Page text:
By Casey Robles

First and foremost, I want to say that Black Molasses is shot beautifully. I loved every second of this film and felt as if I was getting drawn in deeper and deeper as it went on. The film showcases a young woman named Gaia. a term that is commonly used as an affectionate name for Mother Earth. Black Molasses shows how the universe is experiencing itself through friendships, alcohol, sex, and remaining grounded. It begins with a scene of Gaia with her head out the window, blissfully enjoying the wind blowing through her hair. We then move on to a scene of her and a white male who makes comments on “fucking a mixed girl” and then cut. This ordeal shows how men can use women and dispose of them easily once they’re done bedding them, similar to how humankind does over and over again with Mother Earth.

“Gaia experiences losing the barrier between herself and the universe, gone for a moment.”

He then tells her she’s busy and she leaves. We hear the lyrics “...she gives it all away...” sung as Gaia walks down the street into a wheat field, showing how often one does this and it's
almost routine nature. Throughout the scene, she begins to ignore everything around her and begins feeling the wind and enjoying the field. The music fades into the background and she becomes one with the world around her.

Gaia experiences losing the barrier between herself and the universe, gone for a moment. The film then cuts to her in her home, cleaning, and centering herself. As she reads a book while using a vibrator, her sister calls and her mother casts fear and doubt over her current dreams / pursuits in life. This visibly affects Gaia, throwing off her grounding once again. However, instead of going off on her mother, she
chooses to takes it in. This is reminiscent of how we speak to spirit when we are angry, but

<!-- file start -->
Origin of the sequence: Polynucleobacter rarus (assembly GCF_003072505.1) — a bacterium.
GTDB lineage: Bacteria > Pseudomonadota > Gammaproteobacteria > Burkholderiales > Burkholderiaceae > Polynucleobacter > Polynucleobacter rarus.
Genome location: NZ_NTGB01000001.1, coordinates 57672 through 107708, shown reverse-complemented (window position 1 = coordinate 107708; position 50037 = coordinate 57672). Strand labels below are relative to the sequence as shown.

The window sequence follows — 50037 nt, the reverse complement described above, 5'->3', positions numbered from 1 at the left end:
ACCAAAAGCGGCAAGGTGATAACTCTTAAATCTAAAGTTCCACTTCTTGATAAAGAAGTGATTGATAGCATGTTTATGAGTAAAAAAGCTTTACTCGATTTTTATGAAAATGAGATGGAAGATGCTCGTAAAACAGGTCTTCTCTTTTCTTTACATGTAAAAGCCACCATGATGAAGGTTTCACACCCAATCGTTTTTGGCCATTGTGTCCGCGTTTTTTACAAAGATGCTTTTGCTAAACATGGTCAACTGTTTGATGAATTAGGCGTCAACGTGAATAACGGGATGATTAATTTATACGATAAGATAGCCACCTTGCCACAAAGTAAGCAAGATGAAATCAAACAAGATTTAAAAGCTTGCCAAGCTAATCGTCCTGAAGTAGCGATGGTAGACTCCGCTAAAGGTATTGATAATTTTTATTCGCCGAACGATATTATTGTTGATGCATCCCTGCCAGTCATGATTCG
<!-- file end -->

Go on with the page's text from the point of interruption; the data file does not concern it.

don’t receive the same energy in return.

“They continue to laugh and enjoy each
other’s company as the sky above them dims.”

Gaia’s friends then message her while she enjoys her noodles listening to music, uplifting her mood in the process. These messages from her friends pick her up and fill her with joy, enfolded in the same green dress since the opening scene. She drinks wine with her friends in the backseat and we harken back to the opening scene. Much like everything within life’s grasp, everything in our story comes back full circle. They continue to laugh and enjoy each other’s company as the sky above them dims. After arriving at a beach, Gaia seems disconnected. She is surrounded by loved ones but is seeking a deeper connection. A main theme which runs throughout the film, it demonstrates how we continually try to fill the void instead of connecting with ourselves. A friend pulls Gaia to the side, aware of the disconnect in her behavior. They sit by the seashore hoping to tide her over, but Gaia craves more. Once she heads into the ocean, she’s finally home. Gaia is engulfed by the universe, becoming fully grounded. This is a representation of the universe experiencing itself fully and unapologetically. A soul wholly merges and becomes one with the universe.

The scene then cuts to Gaia surrounded by five men of different shades and backgrounds. They begin to dance together in harmony. This showcases the celebration of coming home and being welcomed by the universe, not by virtue of death, but love and consciousness instead. No matter what your background is, we are all connected to Mother Earth. She continues to dance while the song “Black Molasses” begins playing and the love affair continues up until the end of the track. The sequence of Gaia interacting and influencing the men who surround her with dance is beautiful and unlike anything I have seen before. Before long, Gaia is suddenly called back into reality, while her friend calls her name to bring her back to shore.

The film ends as Gaia and her friend leave the beach while the credits roll. Black Molasses is captivating from beginning to end. Anyone can relate to Gaia’s thoughts and actions throughout the film, which I believe was the filmmaker’s intention. The integration of her beliefs as thematic plot points and imagery in the film were perfectly executed, especially in the fact that we are the universe experiencing itself & we all share similar perspectives.

Written by Scarlett Fae

Directed by Scarlett Fae and Nathan Shadrach

Cinematography by Scarlett Fae and Nathan Shadrach

Edited by Scarlett Fae and Nathan Shadrach 

Here’s the link to watch the full short film: Black Molasses
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